• When they don't have access to their substance or behavior, addicts crave it and become anxious. It may get so bad they can't think about anything else until their addictive needs are met.
  • Addicts continue engaging in the substance or behavior even when it has negative health consequences (high blood pressure, weight gain, chronic obstructive pulmonary disease, hepatitis C, etc) or negative social or mental health consequences (job loss, divorce, loss of friends, trouble with the law, depression, etc). 

This basically sums it up. Addicts' lives are, in one way or another, dominated by their addictions. The addiction has negative consequences, but they're in its grip and can't get loose on their own. Even if they want to, cravings, anxious thoughts, and withdrawal symptoms may set in, and these compel the addict to return to the behavior or substance. Some substance addictions lead to physical dependence and sometimes very dangerous withdrawal symptoms (think delirium tremens), but this is not required for something to "qualify" as an addiction. 

How do doctors diagnose addiction?

A medical doctor, psychologist, psychiatrist, or counselor will look at the diagnostic criteria for the relevant addiction if the addiction is a diagnosable category. Not all are — shopping and sex, for instance — but many will still be widely studied and reported in the scientific literature. In this case, your doctor may already be familiar with the characteristics of such addictions, or they may need to research them. 

To determine if a person meets these diagnostic criteria, they'll ask a lot of questions. Many of these will be the list above, but in question form, for example:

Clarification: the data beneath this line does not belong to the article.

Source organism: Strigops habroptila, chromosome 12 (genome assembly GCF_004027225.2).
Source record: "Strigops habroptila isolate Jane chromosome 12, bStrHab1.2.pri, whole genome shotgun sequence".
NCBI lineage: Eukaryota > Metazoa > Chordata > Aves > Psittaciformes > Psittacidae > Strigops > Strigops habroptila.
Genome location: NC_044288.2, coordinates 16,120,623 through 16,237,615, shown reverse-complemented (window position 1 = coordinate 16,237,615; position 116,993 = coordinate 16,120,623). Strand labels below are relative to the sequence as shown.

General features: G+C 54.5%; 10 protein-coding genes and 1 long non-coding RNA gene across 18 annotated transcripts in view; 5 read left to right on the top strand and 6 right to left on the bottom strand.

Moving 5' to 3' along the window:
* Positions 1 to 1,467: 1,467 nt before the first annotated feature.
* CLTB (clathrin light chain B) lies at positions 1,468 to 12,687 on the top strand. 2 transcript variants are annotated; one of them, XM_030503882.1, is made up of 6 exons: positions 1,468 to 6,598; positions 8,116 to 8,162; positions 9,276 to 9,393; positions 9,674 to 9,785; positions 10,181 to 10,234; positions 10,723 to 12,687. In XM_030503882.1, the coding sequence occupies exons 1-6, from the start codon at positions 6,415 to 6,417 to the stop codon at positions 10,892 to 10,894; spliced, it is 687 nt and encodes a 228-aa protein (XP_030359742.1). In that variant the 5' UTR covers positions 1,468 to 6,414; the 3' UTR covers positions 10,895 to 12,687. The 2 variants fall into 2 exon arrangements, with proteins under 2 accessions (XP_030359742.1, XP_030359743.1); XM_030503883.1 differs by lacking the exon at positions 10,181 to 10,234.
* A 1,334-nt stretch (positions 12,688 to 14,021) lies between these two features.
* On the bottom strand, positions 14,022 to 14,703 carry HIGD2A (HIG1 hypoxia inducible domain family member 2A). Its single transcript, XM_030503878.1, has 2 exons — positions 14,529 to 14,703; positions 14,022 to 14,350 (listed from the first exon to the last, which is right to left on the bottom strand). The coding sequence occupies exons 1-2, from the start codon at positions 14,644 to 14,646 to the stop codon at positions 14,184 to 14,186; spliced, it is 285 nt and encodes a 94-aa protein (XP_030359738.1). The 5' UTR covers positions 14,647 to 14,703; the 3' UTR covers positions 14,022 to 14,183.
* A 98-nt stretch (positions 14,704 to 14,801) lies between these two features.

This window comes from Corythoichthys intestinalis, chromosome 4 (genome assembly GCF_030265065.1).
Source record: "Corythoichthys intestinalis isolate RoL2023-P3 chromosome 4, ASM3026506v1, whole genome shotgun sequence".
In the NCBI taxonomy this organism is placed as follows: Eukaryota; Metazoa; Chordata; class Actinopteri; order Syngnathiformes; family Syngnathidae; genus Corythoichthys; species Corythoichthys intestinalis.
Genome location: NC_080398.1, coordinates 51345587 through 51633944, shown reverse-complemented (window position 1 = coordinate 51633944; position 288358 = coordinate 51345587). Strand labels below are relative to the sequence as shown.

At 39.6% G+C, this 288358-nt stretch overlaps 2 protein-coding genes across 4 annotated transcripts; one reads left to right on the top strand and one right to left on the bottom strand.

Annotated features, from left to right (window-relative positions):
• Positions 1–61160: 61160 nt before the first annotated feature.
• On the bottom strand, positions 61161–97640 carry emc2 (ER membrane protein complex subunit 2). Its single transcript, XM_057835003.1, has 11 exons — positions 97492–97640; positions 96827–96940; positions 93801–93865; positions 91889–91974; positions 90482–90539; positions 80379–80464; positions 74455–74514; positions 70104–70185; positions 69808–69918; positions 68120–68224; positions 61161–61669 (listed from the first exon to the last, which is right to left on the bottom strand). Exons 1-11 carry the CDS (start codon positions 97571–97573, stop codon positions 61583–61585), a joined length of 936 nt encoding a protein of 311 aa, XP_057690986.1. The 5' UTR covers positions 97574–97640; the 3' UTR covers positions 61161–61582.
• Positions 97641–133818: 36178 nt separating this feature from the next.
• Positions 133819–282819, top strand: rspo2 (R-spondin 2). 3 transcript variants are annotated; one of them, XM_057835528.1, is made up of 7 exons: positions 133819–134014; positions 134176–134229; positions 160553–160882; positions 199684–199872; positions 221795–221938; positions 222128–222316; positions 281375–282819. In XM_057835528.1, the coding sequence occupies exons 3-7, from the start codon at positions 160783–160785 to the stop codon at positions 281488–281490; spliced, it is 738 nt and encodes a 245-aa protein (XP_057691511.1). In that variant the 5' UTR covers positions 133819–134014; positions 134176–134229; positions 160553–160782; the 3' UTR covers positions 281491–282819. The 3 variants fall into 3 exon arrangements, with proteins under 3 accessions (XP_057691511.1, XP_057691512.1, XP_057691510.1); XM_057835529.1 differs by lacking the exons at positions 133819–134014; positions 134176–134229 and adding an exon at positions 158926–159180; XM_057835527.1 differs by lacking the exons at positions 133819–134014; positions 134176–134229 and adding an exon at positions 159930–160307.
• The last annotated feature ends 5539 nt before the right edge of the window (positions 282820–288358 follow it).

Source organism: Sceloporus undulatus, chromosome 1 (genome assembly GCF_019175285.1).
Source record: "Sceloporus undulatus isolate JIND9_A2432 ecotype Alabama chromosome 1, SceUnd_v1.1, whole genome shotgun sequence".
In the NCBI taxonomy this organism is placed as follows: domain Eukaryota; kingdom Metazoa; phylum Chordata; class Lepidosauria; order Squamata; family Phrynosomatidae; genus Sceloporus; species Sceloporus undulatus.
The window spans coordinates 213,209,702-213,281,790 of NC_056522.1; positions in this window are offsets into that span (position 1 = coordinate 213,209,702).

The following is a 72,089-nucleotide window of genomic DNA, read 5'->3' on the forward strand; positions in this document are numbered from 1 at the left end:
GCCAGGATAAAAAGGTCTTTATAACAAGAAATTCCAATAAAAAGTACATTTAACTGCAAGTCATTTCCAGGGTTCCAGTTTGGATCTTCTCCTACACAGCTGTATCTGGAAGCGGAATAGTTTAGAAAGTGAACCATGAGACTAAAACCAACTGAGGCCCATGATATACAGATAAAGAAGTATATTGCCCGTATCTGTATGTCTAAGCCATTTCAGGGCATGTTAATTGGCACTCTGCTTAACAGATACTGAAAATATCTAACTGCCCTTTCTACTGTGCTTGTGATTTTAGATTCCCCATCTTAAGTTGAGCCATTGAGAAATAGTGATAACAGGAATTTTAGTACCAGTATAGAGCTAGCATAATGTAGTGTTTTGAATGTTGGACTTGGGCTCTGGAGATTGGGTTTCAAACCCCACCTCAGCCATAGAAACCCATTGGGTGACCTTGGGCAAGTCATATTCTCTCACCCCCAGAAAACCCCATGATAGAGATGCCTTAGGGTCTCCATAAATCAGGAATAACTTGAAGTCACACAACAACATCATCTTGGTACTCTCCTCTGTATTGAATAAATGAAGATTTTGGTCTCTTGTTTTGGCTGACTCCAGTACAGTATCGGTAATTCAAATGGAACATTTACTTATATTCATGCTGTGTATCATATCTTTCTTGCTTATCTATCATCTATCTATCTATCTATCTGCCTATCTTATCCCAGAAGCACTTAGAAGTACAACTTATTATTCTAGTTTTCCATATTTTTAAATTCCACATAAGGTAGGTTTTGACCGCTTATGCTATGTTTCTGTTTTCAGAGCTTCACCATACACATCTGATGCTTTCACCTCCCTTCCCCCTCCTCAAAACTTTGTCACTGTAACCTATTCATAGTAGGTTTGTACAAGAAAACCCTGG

• Does your drinking ever interfere with your ability to work?
  • How much time do you spend smoking weed and recovering from its effects?
  • Do you ever skip social obligations so that you can gamble?
  • When you can't shop, how does it make you feel?

This process can sure be intimidating, but addicts should do their very best to answer all the questions fully and honestly — this will enable them to get the help they need.

In the case that an addiction has the potential to have caused physical health consequences, a physical exam is also recommended. This may include anything from liver function tests to tests to check for communicable diseases or high cholesterol. If the addiction is one that leads to physical dependence, detox may be recommended under medical supervision, on an outpatient or inpatient basis. 

Keep in mind that you — or your loved one — can receive help for an addiction even if it's not yet officially diagnosable as such, something that applies to many behavioral addictions. Cognitive behavioral therapy, other forms of talk therapy, and self-help or 12-step programs are much more inclusive than diagnostic criteria! Rehab programs are available for many behavioral addictions not currently included in diagnostic manuals. 

If you need help, or someone you care for does, talking to a family doctor is often a good first step. This is because they can perform the initial screening, offer physical exams where relevant, are familiar with community resources that can help addicts, and can refer addicts to programs or therapists.